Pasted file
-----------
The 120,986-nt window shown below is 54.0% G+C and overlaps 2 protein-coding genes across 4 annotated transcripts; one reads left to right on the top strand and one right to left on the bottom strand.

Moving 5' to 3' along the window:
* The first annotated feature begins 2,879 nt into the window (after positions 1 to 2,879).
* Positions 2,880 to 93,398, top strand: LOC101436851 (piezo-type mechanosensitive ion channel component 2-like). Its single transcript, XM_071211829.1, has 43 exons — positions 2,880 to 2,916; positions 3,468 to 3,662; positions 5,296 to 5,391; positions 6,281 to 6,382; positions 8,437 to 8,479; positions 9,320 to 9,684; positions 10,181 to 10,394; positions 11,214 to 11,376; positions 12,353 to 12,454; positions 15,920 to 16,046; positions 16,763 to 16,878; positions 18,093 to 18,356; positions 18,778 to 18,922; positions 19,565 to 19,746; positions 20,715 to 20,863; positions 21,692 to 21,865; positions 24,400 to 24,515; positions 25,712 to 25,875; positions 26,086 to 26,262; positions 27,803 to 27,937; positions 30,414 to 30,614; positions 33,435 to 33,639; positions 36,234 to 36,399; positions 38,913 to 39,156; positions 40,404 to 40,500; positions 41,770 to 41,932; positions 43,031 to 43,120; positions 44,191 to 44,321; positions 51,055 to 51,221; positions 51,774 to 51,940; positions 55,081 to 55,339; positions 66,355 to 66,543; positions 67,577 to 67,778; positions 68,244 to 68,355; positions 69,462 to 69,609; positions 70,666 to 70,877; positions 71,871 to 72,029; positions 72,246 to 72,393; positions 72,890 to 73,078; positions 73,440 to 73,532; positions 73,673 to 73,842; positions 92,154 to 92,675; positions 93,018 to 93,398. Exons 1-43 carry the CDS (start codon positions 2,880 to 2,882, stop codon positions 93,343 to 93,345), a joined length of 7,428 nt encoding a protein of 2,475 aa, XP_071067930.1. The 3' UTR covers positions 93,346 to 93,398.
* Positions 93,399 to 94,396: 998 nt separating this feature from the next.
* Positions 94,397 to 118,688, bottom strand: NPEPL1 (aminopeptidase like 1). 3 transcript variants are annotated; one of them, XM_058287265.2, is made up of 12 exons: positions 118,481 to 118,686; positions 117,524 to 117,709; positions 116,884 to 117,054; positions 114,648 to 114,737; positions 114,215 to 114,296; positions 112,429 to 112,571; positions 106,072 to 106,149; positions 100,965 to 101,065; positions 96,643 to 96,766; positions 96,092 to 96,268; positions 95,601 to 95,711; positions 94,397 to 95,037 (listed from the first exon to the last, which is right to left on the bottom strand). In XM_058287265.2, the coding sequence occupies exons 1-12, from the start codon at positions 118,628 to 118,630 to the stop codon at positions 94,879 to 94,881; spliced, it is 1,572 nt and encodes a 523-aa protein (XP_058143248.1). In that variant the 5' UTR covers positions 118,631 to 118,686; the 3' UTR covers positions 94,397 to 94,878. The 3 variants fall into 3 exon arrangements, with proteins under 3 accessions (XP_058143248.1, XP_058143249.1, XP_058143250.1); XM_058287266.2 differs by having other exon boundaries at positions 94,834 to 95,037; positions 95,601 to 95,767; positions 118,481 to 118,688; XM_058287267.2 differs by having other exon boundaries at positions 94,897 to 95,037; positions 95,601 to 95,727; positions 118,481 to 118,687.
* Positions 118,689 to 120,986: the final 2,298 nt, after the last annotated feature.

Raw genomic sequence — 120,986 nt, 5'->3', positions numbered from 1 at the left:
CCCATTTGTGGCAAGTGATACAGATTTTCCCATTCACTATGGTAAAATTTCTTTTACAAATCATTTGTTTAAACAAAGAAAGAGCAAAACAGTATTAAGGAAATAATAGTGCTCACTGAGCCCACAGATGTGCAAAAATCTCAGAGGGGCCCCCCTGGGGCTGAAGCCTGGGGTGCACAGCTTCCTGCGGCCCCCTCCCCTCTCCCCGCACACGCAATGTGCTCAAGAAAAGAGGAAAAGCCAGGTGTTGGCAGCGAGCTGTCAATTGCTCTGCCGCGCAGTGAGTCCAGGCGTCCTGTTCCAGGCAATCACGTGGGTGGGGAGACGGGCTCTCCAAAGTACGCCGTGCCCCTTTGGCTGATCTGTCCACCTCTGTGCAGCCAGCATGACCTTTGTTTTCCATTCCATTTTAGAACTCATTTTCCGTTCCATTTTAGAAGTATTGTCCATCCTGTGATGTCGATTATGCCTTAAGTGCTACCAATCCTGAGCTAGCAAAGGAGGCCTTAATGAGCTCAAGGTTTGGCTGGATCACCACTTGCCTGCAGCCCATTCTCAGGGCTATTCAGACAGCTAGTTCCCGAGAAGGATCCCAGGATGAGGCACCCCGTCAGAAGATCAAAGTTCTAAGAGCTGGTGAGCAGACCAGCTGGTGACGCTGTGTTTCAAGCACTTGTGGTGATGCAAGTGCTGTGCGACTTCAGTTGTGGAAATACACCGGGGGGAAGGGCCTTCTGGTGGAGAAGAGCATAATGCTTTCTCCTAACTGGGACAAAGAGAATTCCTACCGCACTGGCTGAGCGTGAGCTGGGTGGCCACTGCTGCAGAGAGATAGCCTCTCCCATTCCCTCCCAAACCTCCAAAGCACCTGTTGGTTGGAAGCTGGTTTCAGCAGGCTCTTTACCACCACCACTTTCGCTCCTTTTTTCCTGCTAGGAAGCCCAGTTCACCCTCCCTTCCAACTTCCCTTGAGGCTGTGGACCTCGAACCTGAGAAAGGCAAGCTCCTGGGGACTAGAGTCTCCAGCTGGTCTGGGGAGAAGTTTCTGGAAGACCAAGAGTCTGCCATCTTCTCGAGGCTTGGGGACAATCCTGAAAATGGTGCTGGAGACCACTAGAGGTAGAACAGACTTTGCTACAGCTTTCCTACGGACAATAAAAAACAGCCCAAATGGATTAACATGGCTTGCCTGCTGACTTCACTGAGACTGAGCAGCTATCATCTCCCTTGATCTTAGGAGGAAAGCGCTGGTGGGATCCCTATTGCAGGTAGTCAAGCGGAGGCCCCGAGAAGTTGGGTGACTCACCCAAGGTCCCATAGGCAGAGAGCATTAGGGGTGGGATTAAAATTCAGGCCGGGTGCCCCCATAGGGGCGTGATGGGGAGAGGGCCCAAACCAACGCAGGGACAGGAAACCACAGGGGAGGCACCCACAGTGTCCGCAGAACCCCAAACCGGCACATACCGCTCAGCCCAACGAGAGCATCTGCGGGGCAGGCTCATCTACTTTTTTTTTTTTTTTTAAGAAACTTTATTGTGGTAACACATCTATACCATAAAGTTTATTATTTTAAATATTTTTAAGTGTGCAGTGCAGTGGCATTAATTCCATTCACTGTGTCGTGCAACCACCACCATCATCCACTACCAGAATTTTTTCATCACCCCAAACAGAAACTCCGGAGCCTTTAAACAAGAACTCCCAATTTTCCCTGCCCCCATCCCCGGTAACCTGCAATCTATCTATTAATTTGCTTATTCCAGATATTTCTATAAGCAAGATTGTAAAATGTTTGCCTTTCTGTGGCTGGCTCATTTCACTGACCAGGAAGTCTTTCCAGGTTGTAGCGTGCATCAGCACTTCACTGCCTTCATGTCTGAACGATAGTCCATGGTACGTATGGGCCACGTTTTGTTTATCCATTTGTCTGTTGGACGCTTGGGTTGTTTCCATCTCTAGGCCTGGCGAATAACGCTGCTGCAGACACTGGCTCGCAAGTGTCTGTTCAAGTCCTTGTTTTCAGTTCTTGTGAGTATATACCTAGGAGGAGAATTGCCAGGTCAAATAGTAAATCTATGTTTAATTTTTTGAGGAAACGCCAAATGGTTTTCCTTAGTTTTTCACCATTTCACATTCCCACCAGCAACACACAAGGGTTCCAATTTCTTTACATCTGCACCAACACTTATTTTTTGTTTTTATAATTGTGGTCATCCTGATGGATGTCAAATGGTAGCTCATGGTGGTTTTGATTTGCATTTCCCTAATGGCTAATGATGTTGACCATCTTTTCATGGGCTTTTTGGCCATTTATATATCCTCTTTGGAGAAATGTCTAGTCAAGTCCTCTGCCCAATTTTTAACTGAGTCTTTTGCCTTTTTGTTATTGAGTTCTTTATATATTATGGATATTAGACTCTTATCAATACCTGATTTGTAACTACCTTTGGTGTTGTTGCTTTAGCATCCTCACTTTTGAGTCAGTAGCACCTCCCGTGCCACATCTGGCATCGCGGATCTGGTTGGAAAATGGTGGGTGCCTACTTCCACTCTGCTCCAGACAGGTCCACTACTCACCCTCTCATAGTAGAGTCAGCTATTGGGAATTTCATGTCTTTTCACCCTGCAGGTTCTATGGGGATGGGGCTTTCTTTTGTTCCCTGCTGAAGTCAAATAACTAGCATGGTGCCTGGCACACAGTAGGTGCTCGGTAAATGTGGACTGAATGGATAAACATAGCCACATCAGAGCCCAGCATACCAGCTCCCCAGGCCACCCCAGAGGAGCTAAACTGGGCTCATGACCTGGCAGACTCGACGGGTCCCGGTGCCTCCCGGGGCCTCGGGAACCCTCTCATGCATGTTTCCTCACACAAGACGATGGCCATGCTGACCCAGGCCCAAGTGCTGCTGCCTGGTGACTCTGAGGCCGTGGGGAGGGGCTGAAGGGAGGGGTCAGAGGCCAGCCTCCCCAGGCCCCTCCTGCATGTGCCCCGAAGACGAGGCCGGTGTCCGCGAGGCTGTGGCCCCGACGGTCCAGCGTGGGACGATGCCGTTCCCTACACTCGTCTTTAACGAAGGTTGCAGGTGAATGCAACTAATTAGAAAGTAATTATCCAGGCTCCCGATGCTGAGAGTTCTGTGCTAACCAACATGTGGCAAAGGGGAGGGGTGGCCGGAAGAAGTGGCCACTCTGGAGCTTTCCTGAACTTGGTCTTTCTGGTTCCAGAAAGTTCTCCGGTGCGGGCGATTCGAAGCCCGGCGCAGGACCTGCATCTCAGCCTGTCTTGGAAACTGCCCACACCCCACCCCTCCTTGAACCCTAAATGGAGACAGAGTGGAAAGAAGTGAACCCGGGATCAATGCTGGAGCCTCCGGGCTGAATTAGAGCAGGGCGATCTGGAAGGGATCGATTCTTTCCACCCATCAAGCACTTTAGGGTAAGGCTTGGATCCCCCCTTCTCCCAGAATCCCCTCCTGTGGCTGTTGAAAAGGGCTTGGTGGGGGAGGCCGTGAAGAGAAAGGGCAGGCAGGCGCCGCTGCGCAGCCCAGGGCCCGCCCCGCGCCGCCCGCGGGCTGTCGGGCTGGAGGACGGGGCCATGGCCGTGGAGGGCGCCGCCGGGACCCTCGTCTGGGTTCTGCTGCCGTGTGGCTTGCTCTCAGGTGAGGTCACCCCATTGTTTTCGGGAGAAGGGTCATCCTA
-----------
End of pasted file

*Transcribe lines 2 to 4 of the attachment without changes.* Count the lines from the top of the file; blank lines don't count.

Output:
Moving 5' to 3' along the window:
* The first annotated feature begins 2,879 nt into the window (after positions 1 to 2,879).
* Positions 2,880 to 93,398, top strand: LOC101436851 (piezo-type mechanosensitive ion channel component 2-like). Its single transcript, XM_071211829.1, has 43 exons — positions 2,880 to 2,916; positions 3,468 to 3,662; positions 5,296 to 5,391; positions 6,281 to 6,382; positions 8,437 to 8,479; positions 9,320 to 9,684; positions 10,181 to 10,394; positions 11,214 to 11,376; positions 12,353 to 12,454; positions 15,920 to 16,046; positions 16,763 to 16,878; positions 18,093 to 18,356; positions 18,778 to 18,922; positions 19,565 to 19,746; positions 20,715 to 20,863; positions 21,692 to 21,865; positions 24,400 to 24,515; positions 25,712 to 25,875; positions 26,086 to 26,262; positions 27,803 to 27,937; positions 30,414 to 30,614; positions 33,435 to 33,639; positions 36,234 to 36,399; positions 38,913 to 39,156; positions 40,404 to 40,500; positions 41,770 to 41,932; positions 43,031 to 43,120; positions 44,191 to 44,321; positions 51,055 to 51,221; positions 51,774 to 51,940; positions 55,081 to 55,339; positions 66,355 to 66,543; positions 67,577 to 67,778; positions 68,244 to 68,355; positions 69,462 to 69,609; positions 70,666 to 70,877; positions 71,871 to 72,029; positions 72,246 to 72,393; positions 72,890 to 73,078; positions 73,440 to 73,532; positions 73,673 to 73,842; positions 92,154 to 92,675; positions 93,018 to 93,398. Exons 1-43 carry the CDS (start codon positions 2,880 to 2,882, stop codon positions 93,343 to 93,345), a joined length of 7,428 nt encoding a protein of 2,475 aa, XP_071067930.1. The 3' UTR covers positions 93,346 to 93,398.